Opinion

A wary NC Democrat backs impeachment inquiry

President Trump: Impeach is a ‘dirty, filthy, disgusting word’

President Donald Trump pushed back against impeachment allegations and the Russia investigation on May 30, 2019 as he departed the White House.
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President Donald Trump pushed back against impeachment allegations and the Russia investigation on May 30, 2019 as he departed the White House.

If the U.S. House is going to succeed with an impeachment inquiry on President Trump, it will need the support of members like veteran North Carolina congressman David Price.

Yes, Price is a liberal Democrat from Chapel Hill ensconced in a safe district, but so is House Speaker Nancy Pelosi, the one who’s holding back the impeachment tide. Both are long-serving members of the Democratic establishment who are wary that impeachment might backfire and hand Trump four more years in office.

It was notable this week that Price, who is 78 and has served in the House since 1987 except for a one-term hiatus, announced his support for an impeachment inquiry by the House Judiciary Committee. He acted not because new information has come in, but because it hasn’t. At the president’s direction, current and former members of the Trump administration are defying House committees’ subpoenas for documents and testimony. Meanwhile, Trump is doing all he can to block a House committee’s demand to review copies of his past tax returns.

“Stonewalling is an important part of this and why the inquiry should go forward,” Price told me Tuesday, the day he announced his support for the inquiry. He said shifting the committee’s review to an impeachment context will “maximize our leverage for shaking loose this information.”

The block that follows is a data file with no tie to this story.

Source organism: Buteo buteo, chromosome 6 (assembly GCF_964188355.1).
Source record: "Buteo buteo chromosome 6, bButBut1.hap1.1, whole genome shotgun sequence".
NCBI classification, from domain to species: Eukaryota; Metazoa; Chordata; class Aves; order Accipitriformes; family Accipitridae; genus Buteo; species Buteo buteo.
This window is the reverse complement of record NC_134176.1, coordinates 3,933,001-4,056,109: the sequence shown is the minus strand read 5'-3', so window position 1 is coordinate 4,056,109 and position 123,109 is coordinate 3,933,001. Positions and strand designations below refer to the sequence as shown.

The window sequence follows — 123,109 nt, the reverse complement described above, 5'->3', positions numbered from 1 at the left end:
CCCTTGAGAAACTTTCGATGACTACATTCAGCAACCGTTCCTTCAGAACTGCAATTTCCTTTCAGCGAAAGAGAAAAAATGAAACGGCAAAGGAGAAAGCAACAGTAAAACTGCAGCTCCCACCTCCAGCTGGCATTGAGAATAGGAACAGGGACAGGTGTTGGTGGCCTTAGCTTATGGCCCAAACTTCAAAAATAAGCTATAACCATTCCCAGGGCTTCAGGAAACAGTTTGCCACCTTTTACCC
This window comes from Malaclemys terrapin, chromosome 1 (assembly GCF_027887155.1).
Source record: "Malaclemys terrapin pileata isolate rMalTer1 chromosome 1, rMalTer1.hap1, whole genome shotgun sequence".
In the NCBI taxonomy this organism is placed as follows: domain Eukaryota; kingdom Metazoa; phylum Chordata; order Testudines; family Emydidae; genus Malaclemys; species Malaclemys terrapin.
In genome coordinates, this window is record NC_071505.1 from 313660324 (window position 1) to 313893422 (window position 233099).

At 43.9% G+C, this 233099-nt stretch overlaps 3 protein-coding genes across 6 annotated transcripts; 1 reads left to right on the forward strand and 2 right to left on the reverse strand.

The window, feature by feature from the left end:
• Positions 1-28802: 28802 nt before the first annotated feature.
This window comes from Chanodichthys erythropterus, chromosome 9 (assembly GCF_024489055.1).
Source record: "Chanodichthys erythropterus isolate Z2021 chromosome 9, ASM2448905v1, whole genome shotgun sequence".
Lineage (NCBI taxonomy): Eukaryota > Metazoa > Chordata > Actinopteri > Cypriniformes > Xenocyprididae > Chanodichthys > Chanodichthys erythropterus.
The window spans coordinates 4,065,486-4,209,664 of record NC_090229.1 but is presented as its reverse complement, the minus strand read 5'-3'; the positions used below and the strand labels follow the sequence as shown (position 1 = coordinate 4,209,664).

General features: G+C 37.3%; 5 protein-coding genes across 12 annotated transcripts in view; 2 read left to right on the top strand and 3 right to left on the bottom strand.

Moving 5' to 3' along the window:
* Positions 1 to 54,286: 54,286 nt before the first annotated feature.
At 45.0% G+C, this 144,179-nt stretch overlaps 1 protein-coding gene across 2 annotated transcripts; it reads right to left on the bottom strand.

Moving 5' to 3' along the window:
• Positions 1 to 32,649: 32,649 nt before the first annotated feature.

North Carolina’s two other House Democrats, G.K. Butterfield and Alma Adams, announced their support for an impeachment inquiry in May. There are 235 House Democrats. To pass articles of impeachment will require 218 votes. Price’s announcement brings the number of Democrats publicly favoring impeachment proceedings to 122.

For Price, a deliberate approach is the way to bring enough voters to the conclusion a growing number of Democratic House members have already reached: the House is obligated to vote for impeachment even if the Republican-controlled Senate will not convict.

The congressman, a former Duke political science professor, said Trump’s offenses are potentially “far more serious than Watergate.” But this time, Republicans are different.

“The possibility of the president’s party becoming honest investigators and adjudicators of this situation is far lower than at the time of Watergate,” he said. “I don’t see evidence that they are willing to break ranks or even exercise independent judgment.”

Now home for the August recess, Price is meeting with voters in his Fourth District, which includes Cary and Raleigh, all of Orange County and a sliver of southern Durham County. He’s hearing some about impeachment, but it’s not an outcry.

“There are a lot of issues on voters’ minds more than this is,” he said. But he said an impeachment inquiry “will educate the public and bring to light things the public should be concerned about.”

For Price, the move toward impeachment is a careful dance with public opinion: “It’s a little bit following, but it’s also leading.”

Beneath the caution runs a strong desire to oust Trump. “We’ve never had a president like this not even close,” he said. “The contempt for the rule of law, the pathological lying and the behavior we’ve seen in recent days in respect to just dividing the country.”

Price said Trump has so abused the nation’s values and so threatens the nation’s future that the choice in the 2020 election become “existential.”

“Nobody wants this president to be replaced more than I do,” he said. “I can’t imagine four more years of this and America remaining the same country.”

Ned Barnett: 919-829-4512, nbarnett@newsobserver.com
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